Jean-Louis Doublet –
The political and economic crisis in Venezuela is costing US companies dearly, as General Motors can attest following the unexpected nationalisation of its plant there.
The big auto-maker shut down its operations in Venezuela and laid off its 2,700 workers after the government on Wednesday seized the plant, which had been idle because of the chaotic market environment. The group had been operating in the South American country for 69 years.
GM isn’t the only US business to be walloped by Venezuela’s crisis.
Kimberly-Clark, a personal-care paper group, had its factory taken over last July, and posted a charge of $153 million to deconsolidate its Venezuela operations.
Biscuit-maker Mondelez also took a one-time charge of $778 million to reconfigure its Venezuela operations as an investment in its accounts, to prevent them dragging the group’s earnings down. Although Mondelez products still sell in Venezuela, it’s unable to track sales.
Same story for Pepsi, which reported a $1.4 billion loss last October from its Venezuela business.
The conditions in Venezuela are a formidable challenge for any company, with hyperinflation, capital controls, political turbulence, mass demonstrations and consumers who have barely enough money to buy food and basic items.
The country was once considered one of the juiciest markets for US businesses, boasting the biggest oil reserves in the world, a free-spending middle class with a taste for American products, and proximity.
But a slump in global crude prices coupled with mismanagement has devastated the country’s economy.
And nearly two decades of Socialist rule by late president Hugo Chavez and his successor Nicolas Maduro have badly frayed ties with the US, which has halved the amount of Venezuelan oil it imports.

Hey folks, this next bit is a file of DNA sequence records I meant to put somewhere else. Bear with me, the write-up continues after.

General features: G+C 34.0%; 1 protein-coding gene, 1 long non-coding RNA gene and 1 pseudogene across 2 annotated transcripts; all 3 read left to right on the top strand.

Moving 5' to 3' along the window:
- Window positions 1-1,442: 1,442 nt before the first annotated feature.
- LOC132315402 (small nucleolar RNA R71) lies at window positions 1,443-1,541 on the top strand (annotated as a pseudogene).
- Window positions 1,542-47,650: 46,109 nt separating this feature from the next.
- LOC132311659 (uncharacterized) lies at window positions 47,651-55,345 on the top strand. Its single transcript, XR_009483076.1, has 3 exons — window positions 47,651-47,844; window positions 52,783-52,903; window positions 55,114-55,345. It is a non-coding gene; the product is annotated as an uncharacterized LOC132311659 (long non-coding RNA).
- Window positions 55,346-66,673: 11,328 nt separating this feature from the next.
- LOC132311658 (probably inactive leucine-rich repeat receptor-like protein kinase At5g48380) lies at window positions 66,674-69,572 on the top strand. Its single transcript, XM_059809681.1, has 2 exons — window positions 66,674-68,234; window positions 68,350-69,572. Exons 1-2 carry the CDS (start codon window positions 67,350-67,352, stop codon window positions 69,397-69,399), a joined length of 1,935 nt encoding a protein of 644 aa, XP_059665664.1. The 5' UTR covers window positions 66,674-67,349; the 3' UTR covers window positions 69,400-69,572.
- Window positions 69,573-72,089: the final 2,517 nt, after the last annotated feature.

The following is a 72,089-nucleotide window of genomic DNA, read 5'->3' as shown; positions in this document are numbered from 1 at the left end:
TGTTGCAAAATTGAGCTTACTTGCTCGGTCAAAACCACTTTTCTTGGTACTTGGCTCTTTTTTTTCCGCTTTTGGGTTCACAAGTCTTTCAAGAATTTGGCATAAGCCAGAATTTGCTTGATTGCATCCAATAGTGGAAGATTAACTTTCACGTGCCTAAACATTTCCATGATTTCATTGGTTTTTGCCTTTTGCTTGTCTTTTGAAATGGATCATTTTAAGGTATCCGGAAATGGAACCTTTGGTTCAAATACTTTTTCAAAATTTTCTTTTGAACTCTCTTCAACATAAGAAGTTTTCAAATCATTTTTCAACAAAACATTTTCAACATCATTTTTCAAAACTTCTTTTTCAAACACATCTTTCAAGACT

Venezuelan authorities regularly accuse Washington of being behind the unrest they are dealing with.
US Secretary of State Rex Tillerson is in an uncomfortable position, having been the boss of American oil giant ExxonMobil before becoming President Donald Trump’s diplomatic chief.
In 2014, the Venezuelan government was ordered by a World Bank disputes tribunal to pay ExxonMobil $1.4 billion for nationalising an oil field. But that ruling was overturned on appeal in March this year to the World Bank’s International Centre for Settlement of Investment Disputes.
ExxonMobil also plans to drill for oil in an offshore field in a zone that both Guyana and neighbouring Venezuela lay claim to. The find is a source of friction between the two countries since 2015.
Another point of contention between Venezuela and the United States is Citgo, a network of gas stations in America owned by Venezuela’s state oil company PDVSA.
US lawmakers, especially former Republican presidential candidates Marco Rubio and Ted Cruz, have expressed concerns that the Russian oil company Rosneft might end up owning Citgo, which is based in Houston, Texas.
That stems from the fact that PDVSA put Citgo up as collateral for a corporate bond issue in December that Rosneft underwrote. If PDVSA defaults, Rosneft could demand Citgo as compensation.
We are extremely concerned that Rosneft’s control of a major US energy supplier could pose a grave threat to American energy security, impact the flow and price of gasoline for American consumers, and expose critical US infrastructure to national security threats,” Rubio, Cruz and four other senators wrote in an April 10 letter to US Treasury Secretary Steven Mnuchin.
According to Matthew Taylor, an expert on Latin America at the Centre for Foreign Relations in Washington, the Trump’s administration policies towards the Venezuelan crisis seem to be the same as those of predecessor Barack Obama.
“The United States has imposed targeted sanctions against individual Venezuelans, including Vice-President (Tareck) El-Aissami, but has wisely avoided the temptation to more directly and unilaterally confront the regime, allowing Latin America to lead,” he said in a blog. “But patience is wearing thin in Washington,” he added. — AFP